Tundras are among the world's coldest, harshest biomes, with extreme temperatures and low rainfall. But these environments in the Arctic and on mountains are far from invulnerable, displaying sensitivity to human disruptions and climate change.
Home to animals including Arctic foxes (Vulpes lagopus), polar bears (Ursus maritimus), gray wolves (Canis lupus), caribou (Rangifer tarandus), snow geese (Anser caerulescens), and musk oxen (Ovibos moschatus), the Arctic tundra is changing in broad and somewhat unpredictable ways as global average temperatures rise. Its underlying base of frozen soil and plant matter, called permafrost, is thawing. That is turning the tundra into a source of greenhouse-gas emissions, as soil microbes convert carbon into carbon dioxide and methane. The tundra is also slow to repair itself from physical disturbances, such as tire tracks from heavy vehicles.
A warmer climate could radically change tundra landscapes and what species are able to live in them. Warming creates potential feedback loops that encourage further destabilization of tundra ecosystems. The release of methane from deteriorating permafrost, for example, feeds the thawing cycle, while higher temperatures drive the growth of shrubs, which can change soil temperature and prevent snow from reflecting out heat.
Thriving shrubs also crowd out lichen, an important food source for caribou and other animals. Warmer tundras could also see increased risk of wildfires and drought—scientists have documented a significant disappearance of lakes in western Greenland between 1969 and 2017.
Air pollution affects tundra environments in different ways. A recent study found that Arctic clouds are particularly sensitive to air pollution, which spurs cloud formation and has a blanketing effect. Black carbon from diesel engines, fires, and other combustion can settle on snow, decreasing its ability to reflect sunlight and causing faster melting.
Chemicals used in coolants and aerosol sprays have driven ozone depletion at the North and South Poles, which can let in stronger ultraviolet light rays. And toxic mercury, sent into the atmosphere by coal-burning and industrial activity, is accumulating in the Arctic tundra, threatening both humans and animals who live in the region. Air pollution can also harm or kill the important food source of lichen.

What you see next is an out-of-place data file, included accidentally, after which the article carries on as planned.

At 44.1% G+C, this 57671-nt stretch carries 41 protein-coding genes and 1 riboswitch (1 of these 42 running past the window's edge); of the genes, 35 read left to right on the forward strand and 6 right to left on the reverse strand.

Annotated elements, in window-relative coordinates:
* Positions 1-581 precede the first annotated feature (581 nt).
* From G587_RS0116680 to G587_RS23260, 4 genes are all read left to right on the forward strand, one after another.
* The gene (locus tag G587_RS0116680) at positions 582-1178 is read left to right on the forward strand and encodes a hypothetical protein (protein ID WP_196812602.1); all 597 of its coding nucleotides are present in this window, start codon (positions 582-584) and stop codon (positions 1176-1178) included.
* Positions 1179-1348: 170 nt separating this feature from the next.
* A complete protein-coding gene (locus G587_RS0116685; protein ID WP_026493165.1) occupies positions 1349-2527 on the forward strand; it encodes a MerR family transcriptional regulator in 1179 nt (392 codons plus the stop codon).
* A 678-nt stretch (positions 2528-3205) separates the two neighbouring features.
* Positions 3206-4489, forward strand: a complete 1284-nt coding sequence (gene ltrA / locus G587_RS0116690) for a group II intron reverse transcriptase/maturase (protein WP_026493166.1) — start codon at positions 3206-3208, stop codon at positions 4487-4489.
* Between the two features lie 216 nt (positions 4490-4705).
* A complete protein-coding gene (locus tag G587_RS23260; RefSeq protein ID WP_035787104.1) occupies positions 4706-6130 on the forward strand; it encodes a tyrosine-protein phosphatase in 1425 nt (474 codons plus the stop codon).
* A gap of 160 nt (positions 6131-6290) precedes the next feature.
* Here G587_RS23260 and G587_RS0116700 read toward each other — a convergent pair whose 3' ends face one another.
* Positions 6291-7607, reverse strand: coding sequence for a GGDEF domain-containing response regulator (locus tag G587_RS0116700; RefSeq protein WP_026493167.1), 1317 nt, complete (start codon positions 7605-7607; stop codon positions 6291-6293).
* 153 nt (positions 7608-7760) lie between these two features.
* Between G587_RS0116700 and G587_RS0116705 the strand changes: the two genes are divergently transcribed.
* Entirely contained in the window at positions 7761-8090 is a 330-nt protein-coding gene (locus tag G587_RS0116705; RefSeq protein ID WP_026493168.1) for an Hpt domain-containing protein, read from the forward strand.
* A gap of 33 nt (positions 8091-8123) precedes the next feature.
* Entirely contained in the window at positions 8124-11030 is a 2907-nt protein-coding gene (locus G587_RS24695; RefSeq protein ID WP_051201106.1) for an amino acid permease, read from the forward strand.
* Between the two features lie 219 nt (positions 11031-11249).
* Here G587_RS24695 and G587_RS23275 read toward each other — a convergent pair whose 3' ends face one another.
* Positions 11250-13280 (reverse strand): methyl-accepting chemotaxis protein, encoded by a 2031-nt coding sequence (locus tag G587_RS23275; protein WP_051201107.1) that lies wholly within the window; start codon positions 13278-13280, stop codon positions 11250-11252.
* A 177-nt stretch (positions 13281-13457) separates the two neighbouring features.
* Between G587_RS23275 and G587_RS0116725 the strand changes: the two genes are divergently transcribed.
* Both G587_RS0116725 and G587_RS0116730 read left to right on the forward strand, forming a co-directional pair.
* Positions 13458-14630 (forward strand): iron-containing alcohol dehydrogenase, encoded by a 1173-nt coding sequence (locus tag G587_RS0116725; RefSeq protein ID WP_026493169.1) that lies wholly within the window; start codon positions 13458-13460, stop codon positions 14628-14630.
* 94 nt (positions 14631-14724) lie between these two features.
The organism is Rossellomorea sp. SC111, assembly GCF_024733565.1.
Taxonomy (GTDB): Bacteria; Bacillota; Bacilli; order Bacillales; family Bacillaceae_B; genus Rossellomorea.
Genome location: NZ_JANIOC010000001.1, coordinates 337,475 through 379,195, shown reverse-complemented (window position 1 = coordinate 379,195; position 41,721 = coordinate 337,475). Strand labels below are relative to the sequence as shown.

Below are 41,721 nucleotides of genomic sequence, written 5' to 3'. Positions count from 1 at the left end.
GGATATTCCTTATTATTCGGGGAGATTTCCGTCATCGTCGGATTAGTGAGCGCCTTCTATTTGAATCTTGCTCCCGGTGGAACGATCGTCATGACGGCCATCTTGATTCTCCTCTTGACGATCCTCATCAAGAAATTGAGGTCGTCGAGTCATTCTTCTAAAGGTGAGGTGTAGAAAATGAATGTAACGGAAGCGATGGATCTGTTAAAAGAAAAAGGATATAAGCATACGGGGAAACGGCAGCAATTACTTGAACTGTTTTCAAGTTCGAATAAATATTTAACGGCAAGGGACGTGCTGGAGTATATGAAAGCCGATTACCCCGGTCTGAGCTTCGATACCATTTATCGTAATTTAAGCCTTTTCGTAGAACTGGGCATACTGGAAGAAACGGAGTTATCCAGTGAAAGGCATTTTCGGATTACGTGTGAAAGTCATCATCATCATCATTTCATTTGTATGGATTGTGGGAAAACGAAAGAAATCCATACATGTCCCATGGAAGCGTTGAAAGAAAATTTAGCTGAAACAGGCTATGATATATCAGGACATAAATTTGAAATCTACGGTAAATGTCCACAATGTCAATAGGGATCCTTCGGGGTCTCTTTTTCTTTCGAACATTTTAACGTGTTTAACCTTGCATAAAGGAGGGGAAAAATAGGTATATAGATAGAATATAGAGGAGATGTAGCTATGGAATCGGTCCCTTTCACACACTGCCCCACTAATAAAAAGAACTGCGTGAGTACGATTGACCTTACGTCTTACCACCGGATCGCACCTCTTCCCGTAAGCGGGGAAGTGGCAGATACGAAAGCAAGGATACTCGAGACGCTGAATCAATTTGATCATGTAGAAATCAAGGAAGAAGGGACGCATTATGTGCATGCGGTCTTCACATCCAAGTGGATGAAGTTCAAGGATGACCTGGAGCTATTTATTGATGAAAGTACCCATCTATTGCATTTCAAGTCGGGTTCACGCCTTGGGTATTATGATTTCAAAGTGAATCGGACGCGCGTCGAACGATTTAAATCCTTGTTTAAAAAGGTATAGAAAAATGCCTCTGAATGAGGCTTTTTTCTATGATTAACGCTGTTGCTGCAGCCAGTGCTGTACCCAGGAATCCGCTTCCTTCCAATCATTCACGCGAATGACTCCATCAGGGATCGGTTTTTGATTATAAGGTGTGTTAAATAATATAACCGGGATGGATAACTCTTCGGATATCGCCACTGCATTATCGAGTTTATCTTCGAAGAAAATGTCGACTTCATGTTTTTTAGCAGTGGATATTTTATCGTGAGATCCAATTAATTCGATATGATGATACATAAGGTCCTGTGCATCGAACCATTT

The oil, gas, and mining industries can disrupt fragile tundra habitats. Drilling wells can thaw permafrost, while heavy vehicles and pipeline construction can damage soil and prevent vegetation from returning. This activity also increases the risk of toxic spills. Seismic testing for oil and gas operations in the 1980s left tracks on the tundra that are still visible decades later.
Invasive and Migrating Species
Climate change is driving down populations of some Arctic tundra natives, such as caribou (also known as reindeer), by fostering an increase in parasites and disease while damaging food sources. But other species, such as shrubs and the wolf spider (Lycosidae spp.), are thriving.
The red fox (Vulpes vulpes), which is typically found farther south, is moving north onto the tundra and competing with the Arctic fox for food and territory. Though few invasive species have yet to take root in the Arctic, climate change increases the risk this could happen. And human activity, both near and far, can change the balance: As snow geese have learned to feed on farmlands rather than in the wild on their migration routes, their exploding numbers have threatened to degrade their tundra nesting sites.
Cutting harmful, planet-warming pollution by switching away from fossil fuels is key to safeguarding Earth's tundra habitats. Other measures include creating refuges and protections for certain species and regions while limiting or banning industrial activity. The Arctic Council, an intergovernmental forum of Arctic countries, has also established a working group to study and prevent the spread of invasive species in the region.